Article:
The Fourth District Court of Appeal of the State of California recently issued an opinion concerning a landlord’s right to recover damages for a lessee’s waste in the case Avalon Pacific – Santa Ana, L.P. v. HD Supply Repair & Remodel, LLC.1 The lessee, HD Supply, demolished the office space it leased from Avalon in preparation of renovations, but halted the renovations due to economic conditions, and allowed the property to fall into a state of disrepair. Avalon did not terminate the lease, but sued HD Supply to recover the cost of repair, and was awarded damages for breach of lease and waste by the trial court. The Court of Appeal reversed, and held that Avalon’s measure of damages for breach of the maintenance and repair covenants and for waste is the diminution in value of Avalon’s reversion interest. The Court also held that Avalon could not recover cost of repair damages when the lease had not been terminated and Avalon was continuing to receive monthly rent.
HD Supply leased premises from Avalon, which included two vacant warehouses, one of which had interior office space, and intended to convert the warehouses into a retail facility. Within months of commencing the build-out, the economy declined. HD Supply halted the renovations, and the premises fell into a state of disrepair.2
Avalon never terminated the lease, and continued to receive monthly rent of about $50,000, but filed suit for breach of lease (breach of maintenance and repairs covenants), waste and declaratory relief against HD Supply, and the jury awarded $561,000 against HD Supply.3 On the waste cause of action, the jury found that HD Supply acted “willfully or maliciously” and the trial court trebled the damages for waste, resulting in a total damages award of $2.36 million.
Cost of Repair Damages for Breach of Maintenance and Repair Covenants are Not Recoverable by a Lessor During the Lease Term
The Court found that HD Supply had not abandoned the lease, which was a prerequisite to Avalon’s right to recover cost of repair damages. The Court held that cost of repair damages for breach of maintenance and repair covenants are not recoverable by a lessor during the lease term. Instead, the Court opined that to enforce nonmonetary covenants of the lease, such as maintenance and repair obligations, Avalon’s remedy under the lease was to sue for specific performance, which Avalon did not do. The Court noted that the justification for the rule that a lessor may not recover damages for cost of repair during the lease term was that it would not be fair since the lessee is not bound to expend money on repairs, and if a lessor recovered the cost of repairs, the lessor would have a windfall. This is because the lessor would not rightfully come into possession of the premises until the expiration of the lease term, after the value of the repairs has substantially declined. Further, a lessor’s cost of repair damages during the lease term is speculative, since the lessee may make the necessary repairs prior to the expiration of the lease.4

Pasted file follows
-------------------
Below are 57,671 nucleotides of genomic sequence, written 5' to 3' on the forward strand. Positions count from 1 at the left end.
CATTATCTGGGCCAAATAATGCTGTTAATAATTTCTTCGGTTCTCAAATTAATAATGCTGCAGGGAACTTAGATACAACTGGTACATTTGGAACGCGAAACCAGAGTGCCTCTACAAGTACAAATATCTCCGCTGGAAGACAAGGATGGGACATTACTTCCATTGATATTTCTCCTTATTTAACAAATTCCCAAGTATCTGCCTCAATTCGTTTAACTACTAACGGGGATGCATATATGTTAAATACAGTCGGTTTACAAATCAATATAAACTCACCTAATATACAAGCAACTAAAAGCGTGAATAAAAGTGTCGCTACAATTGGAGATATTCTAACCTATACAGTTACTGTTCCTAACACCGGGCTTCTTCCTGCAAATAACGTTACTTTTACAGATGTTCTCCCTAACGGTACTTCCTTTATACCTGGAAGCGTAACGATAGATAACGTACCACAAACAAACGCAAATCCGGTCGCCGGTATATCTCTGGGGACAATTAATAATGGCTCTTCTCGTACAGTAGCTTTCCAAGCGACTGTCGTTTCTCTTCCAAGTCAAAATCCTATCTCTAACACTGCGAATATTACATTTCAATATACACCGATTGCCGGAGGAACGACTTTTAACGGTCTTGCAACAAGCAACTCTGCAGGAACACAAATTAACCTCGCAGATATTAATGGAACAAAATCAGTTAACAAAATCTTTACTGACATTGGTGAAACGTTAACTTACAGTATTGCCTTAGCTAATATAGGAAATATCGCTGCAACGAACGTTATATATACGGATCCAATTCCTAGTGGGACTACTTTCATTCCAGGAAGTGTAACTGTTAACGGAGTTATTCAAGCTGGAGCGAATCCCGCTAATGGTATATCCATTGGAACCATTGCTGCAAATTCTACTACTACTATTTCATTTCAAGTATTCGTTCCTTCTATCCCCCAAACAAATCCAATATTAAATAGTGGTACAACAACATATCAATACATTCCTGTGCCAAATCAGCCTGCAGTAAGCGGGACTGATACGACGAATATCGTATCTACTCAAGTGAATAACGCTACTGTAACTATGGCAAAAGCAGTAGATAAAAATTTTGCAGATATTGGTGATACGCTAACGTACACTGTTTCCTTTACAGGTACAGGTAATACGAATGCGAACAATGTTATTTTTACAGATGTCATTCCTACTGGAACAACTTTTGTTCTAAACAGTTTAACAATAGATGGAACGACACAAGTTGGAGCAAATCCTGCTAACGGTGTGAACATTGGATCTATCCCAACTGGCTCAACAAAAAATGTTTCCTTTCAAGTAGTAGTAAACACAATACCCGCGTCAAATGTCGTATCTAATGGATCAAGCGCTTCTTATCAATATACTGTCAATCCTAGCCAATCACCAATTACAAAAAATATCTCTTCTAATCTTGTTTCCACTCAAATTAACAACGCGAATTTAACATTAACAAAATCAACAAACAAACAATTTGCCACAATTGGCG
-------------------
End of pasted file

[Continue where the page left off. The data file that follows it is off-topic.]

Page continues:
The Court recognized that a landlord has a right to enforce a repair covenant during the lease term. But the issue was what remedy is recoverable (e.g., specific performance, or damages for cost of repair or injury to revision interest). The Court discussed several cases allowing cost of repair damages, but noted that those cases turned on peculiar facts or terms in the lease and did not represent the general rule that cost of repair damages are not recoverable during the lease term. The Court noted that there is a split of authority as to whether a lessor can obtain damages for injury to the reversion interest during the pendency of the lease, but noted that it need not decide that issue since Avalon had not sought such damages.5
Damages for Waste Must be Based on Diminution of Reversion Interest and Cannot be Based on Cost of Repair While Lease is in Effect
The Court held that Avalon did not prove that HD Supply committed waste, which is by definition injury to a lessor’s reversion interest. The Court recognized that not every injury to premises by a lessee constitutes “waste” as waste is injury to the lessor’s reversion interest, not the lessee’s present interest. While Avalon presented testimony that the premises could not be sold or leased in its present condition, Avalon did not present evidence of damages to Avalon’s reversion interest. Therefore the Court concluded that in seeking cost of repair damages instead of proving diminution of value of its reversion interest, Avalon failed to prove waste. Further, the Court questioned a lessor’s ability to recover cost of repair damages for waste, holding that Avalon could not have recovered cost of repair damages while the lease remained in effect.6 The matter was reversed with directions to enter judgment in favor of the defendants.